Social care common inspection framework (SCCIF): residential holiday schemes for disabled children

11. Preparing for an inspection

What happens before an inspection.

11.1 Analysis and planning

Pre-inspection analysis and planning are an important part of all SCCIF inspections. Inspectors are allocated 1 day to prepare for a full inspection. This time is used to review the information held by Ofsted and to ensure that the fieldwork is properly focused and used to best effect in collecting first-hand evidence.

The information that Ofsted holds includes:

  • previous inspection reports
  • completed questionnaires from children, young people, parents and carers and other interested parties
  • the scheme’s statement of purpose
  • any concerns and complaints received
  • notifications of serious events
  • reports of visits received under regulation 29
  • quality assurance reports received under regulation 30 (including monitoring by the registered person of any incident when a child accommodated at the scheme goes missing)
  • any changes to registration, including change of manager received under regulation 32
  • any enforcement activity within the last inspection year

Some of this information is drawn together in the provider information portal (PIP).

In addition, the inspector should always familiarise themselves with relevant background and context information such as the most recent inspection of the local authority where the centre is situated.

If information has been received that indicates potential non-compliance with regulatory requirements, Ofsted may use the information as a line of enquiry during the inspection. The inspector usually outlines the concern to the registered person(s) or person in charge of the residential holiday scheme at the beginning of the inspection. The inspector will carry out an analysis of the available evidence and information and must record their planning notes on the inspection database. There may be circumstances where it is not appropriate to share all the information about a concern - for example, where the allegation is about the registered person or person in charge themselves, or where sharing the information could compromise an investigation being carried out by another agency, such as the police.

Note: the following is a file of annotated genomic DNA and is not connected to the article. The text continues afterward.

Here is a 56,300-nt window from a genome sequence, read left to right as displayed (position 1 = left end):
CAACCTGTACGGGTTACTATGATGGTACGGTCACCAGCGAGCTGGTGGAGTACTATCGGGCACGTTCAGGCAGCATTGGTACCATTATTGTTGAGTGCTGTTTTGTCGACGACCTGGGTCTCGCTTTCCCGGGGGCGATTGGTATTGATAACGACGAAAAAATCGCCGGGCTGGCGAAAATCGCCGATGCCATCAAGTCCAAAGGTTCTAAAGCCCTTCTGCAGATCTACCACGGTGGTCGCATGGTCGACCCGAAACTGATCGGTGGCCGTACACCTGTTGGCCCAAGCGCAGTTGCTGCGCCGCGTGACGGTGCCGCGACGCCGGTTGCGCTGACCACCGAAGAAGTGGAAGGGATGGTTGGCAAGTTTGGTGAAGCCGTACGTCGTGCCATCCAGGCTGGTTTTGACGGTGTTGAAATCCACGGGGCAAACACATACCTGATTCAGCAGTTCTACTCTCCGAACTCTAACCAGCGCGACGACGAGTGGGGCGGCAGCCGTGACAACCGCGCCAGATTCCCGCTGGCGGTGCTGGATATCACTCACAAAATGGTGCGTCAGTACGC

The plan for the inspection should identify lines of enquiry and any areas of apparent weakness or significant strength or areas where further evidence needs to be gathered. The focus of the inspection may change during its course as further evidence emerges.

11.2 Questionnaires

Each year, Ofsted uses online questionnaires to gather a range of views about different types of setting. Where relevant, this includes the views of:

  • children and young people
  • parents and carers
  • staff
  • foster carers
  • adopters
  • adult service users
  • other interested parties such as placing social workers and independent reviewing officers

Ofsted sends links to the questionnaires annually to each provider by email and asks them to distribute those links on its behalf. The responses are submitted directly to Ofsted.

Responses are shared with the inspector for the service or setting and are used to inform the planning and scheduling of inspections. Where there are no responses for a service or setting, this also forms a line of enquiry for the inspection.

11.3 Notifications and reports made under regulation 29 and 30